PVC is a concern in backpacks and other products used by children and adults because phthalates have been shown to harm natural hormone function, according to the New Jersey Department of Human Services. PVC also contains lead.
Clear backpacks (often required by schools) or backpacks with shiny, plastic designs are typically made of vinyl and therefore contain phthalates and lead. A tag can help determine whether a product contains PVC--if a tag says, "vinyl," it contains PVC. If an item contains the recycling triangle with the number "3" inside, it contains PVC.
Phthalates were banned from children's toys in February 2009, but phthalates remain in many products that children and adults use such as three-ring binders, colored paper clips, raincoats and many plastics.
The chemicals in PVC constantly release into the air and also leach through liquids.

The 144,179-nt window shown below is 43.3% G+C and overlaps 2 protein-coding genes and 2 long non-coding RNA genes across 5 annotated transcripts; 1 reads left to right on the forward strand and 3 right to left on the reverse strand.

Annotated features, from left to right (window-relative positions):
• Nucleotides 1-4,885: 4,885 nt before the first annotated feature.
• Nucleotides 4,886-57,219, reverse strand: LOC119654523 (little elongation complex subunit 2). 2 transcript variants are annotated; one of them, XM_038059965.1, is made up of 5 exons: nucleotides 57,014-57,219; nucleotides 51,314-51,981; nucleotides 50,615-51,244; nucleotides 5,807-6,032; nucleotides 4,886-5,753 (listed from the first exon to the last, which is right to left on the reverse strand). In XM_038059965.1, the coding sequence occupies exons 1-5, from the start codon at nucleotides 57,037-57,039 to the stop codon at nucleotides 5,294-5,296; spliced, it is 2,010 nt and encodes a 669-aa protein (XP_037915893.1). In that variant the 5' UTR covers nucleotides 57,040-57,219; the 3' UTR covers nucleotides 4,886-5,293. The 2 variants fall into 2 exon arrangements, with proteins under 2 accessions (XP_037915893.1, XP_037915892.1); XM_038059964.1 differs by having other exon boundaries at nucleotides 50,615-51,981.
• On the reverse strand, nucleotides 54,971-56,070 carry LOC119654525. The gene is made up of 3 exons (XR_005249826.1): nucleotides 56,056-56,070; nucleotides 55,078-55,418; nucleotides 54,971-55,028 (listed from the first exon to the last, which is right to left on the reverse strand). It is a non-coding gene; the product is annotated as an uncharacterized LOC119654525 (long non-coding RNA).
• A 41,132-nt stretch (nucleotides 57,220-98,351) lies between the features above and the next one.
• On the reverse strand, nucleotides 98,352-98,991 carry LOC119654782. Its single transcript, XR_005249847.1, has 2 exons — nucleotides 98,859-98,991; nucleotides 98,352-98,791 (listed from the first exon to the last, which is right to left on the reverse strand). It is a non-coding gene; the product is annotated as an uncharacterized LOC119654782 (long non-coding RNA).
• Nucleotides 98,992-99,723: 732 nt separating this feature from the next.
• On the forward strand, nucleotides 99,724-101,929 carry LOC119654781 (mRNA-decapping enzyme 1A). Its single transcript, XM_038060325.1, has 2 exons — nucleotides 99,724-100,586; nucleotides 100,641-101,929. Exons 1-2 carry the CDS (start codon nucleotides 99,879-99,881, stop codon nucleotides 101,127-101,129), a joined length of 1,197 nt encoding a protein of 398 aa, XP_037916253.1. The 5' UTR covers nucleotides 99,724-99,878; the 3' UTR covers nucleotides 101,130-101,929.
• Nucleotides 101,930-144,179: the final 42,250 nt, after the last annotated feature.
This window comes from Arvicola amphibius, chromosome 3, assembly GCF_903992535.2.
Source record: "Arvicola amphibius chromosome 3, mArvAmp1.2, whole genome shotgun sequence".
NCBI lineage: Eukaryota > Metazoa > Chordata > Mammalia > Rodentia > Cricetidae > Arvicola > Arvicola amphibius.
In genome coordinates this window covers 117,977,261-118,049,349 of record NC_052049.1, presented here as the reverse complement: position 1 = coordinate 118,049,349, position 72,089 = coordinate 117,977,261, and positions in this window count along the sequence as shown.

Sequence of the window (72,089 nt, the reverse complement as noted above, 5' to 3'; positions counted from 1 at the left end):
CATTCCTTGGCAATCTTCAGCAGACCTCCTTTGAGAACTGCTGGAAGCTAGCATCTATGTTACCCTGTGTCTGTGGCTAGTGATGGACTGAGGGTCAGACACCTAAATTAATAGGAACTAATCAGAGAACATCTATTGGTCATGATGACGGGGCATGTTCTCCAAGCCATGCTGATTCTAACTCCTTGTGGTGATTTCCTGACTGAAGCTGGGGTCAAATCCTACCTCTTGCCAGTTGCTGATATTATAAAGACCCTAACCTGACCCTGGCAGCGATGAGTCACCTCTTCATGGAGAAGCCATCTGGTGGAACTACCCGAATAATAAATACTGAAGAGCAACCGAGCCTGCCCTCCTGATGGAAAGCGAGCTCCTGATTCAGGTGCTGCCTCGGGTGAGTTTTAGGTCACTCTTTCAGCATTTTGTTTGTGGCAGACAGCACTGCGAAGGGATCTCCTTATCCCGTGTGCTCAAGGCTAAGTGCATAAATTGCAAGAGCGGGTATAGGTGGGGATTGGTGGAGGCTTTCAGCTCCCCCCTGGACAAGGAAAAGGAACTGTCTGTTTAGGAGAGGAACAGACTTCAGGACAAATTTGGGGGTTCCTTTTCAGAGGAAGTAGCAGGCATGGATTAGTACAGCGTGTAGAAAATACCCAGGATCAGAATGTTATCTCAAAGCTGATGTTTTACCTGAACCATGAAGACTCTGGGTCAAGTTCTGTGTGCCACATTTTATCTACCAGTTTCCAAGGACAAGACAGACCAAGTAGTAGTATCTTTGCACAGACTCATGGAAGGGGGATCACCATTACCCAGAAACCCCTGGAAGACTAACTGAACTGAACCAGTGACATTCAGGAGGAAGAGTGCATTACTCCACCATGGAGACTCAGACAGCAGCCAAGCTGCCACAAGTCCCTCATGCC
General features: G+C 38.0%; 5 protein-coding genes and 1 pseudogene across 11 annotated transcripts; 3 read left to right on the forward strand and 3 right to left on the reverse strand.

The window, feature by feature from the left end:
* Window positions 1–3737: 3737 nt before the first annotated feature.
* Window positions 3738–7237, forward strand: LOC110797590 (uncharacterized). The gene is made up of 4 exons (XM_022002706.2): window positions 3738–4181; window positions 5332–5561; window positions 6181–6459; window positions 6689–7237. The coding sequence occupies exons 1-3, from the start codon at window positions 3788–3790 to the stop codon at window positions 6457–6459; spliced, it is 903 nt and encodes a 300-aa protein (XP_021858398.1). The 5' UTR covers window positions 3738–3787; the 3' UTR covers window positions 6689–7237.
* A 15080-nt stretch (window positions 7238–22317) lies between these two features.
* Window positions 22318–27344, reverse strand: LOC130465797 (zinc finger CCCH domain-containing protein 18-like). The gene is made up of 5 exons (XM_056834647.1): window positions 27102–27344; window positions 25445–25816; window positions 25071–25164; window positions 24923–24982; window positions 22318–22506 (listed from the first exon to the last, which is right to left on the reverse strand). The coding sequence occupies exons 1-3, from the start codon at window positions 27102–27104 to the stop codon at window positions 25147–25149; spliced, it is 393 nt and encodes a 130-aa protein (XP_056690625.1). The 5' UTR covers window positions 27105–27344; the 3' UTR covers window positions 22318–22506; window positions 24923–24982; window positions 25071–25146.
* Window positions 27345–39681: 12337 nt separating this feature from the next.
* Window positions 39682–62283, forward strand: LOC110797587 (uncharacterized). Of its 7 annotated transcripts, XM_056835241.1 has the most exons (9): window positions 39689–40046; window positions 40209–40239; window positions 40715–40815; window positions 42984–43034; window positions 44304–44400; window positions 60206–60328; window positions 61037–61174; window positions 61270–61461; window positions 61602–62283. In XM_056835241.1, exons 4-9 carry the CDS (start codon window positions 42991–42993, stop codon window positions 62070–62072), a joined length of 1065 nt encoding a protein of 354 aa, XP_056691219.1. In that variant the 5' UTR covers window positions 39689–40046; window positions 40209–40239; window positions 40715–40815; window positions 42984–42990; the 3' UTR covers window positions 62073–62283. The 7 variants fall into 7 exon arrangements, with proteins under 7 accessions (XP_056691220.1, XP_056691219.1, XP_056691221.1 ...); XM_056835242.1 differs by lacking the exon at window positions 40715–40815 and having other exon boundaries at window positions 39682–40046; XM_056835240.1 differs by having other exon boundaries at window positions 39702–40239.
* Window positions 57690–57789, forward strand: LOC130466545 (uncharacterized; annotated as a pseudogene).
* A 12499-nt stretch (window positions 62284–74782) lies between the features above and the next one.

Phthalates have been linked to birth defects, altered male reproductive development, testicular cancer, liver issues and early onset of puberty in girls (a risk factor for breast cancer), the New Jersey Department of Human Services and an article in Pediatrics says. For expecting mothers, a January 2010 article in Environmental Health Perspectives indicated that children exposed to phthalates in the womb are more likely to develop behavioral problems.